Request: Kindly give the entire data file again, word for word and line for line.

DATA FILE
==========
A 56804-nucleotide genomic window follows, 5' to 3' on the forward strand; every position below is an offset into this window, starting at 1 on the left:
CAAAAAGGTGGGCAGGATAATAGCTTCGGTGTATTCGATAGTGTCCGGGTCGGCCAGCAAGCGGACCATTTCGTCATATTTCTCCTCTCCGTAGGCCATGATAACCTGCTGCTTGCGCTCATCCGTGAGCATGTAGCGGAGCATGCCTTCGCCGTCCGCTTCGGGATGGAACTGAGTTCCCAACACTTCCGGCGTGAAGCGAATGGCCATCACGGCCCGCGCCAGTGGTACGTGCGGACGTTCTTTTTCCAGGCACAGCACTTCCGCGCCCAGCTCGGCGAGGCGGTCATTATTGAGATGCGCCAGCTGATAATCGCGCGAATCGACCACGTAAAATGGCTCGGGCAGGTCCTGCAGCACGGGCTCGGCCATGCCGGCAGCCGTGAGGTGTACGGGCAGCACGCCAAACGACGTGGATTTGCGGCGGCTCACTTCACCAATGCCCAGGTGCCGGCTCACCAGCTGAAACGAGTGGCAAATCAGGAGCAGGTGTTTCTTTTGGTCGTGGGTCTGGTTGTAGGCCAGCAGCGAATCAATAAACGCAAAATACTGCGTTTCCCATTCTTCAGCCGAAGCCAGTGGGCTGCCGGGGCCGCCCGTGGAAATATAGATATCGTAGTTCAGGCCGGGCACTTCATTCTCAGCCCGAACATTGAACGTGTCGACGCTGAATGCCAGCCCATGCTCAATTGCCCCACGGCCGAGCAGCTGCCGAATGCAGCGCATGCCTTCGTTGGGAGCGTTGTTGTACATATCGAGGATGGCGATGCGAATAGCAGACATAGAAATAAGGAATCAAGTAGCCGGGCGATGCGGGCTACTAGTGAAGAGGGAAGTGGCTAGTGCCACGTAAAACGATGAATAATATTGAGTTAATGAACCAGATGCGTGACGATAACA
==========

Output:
A 56804-nucleotide genomic window follows, 5' to 3' on the forward strand; every position below is an offset into this window, starting at 1 on the left:
CAAAAAGGTGGGCAGGATAATAGCTTCGGTGTATTCGATAGTGTCCGGGTCGGCCAGCAAGCGGACCATTTCGTCATATTTCTCCTCTCCGTAGGCCATGATAACCTGCTGCTTGCGCTCATCCGTGAGCATGTAGCGGAGCATGCCTTCGCCGTCCGCTTCGGGATGGAACTGAGTTCCCAACACTTCCGGCGTGAAGCGAATGGCCATCACGGCCCGCGCCAGTGGTACGTGCGGACGTTCTTTTTCCAGGCACAGCACTTCCGCGCCCAGCTCGGCGAGGCGGTCATTATTGAGATGCGCCAGCTGATAATCGCGCGAATCGACCACGTAAAATGGCTCGGGCAGGTCCTGCAGCACGGGCTCGGCCATGCCGGCAGCCGTGAGGTGTACGGGCAGCACGCCAAACGACGTGGATTTGCGGCGGCTCACTTCACCAATGCCCAGGTGCCGGCTCACCAGCTGAAACGAGTGGCAAATCAGGAGCAGGTGTTTCTTTTGGTCGTGGGTCTGGTTGTAGGCCAGCAGCGAATCAATAAACGCAAAATACTGCGTTTCCCATTCTTCAGCCGAAGCCAGTGGGCTGCCGGGGCCGCCCGTGGAAATATAGATATCGTAGTTCAGGCCGGGCACTTCATTCTCAGCCCGAACATTGAACGTGTCGACGCTGAATGCCAGCCCATGCTCAATTGCCCCACGGCCGAGCAGCTGCCGAATGCAGCGCATGCCTTCGTTGGGAGCGTTGTTGTACATATCGAGGATGGCGATGCGAATAGCAGACATAGAAATAAGGAATCAAGTAGCCGGGCGATGCGGGCTACTAGTGAAGAGGGAAGTGGCTAGTGCCACGTAAAACGATGAATAATATTGAGTTAATGAACCAGATGCGTGACGATAACA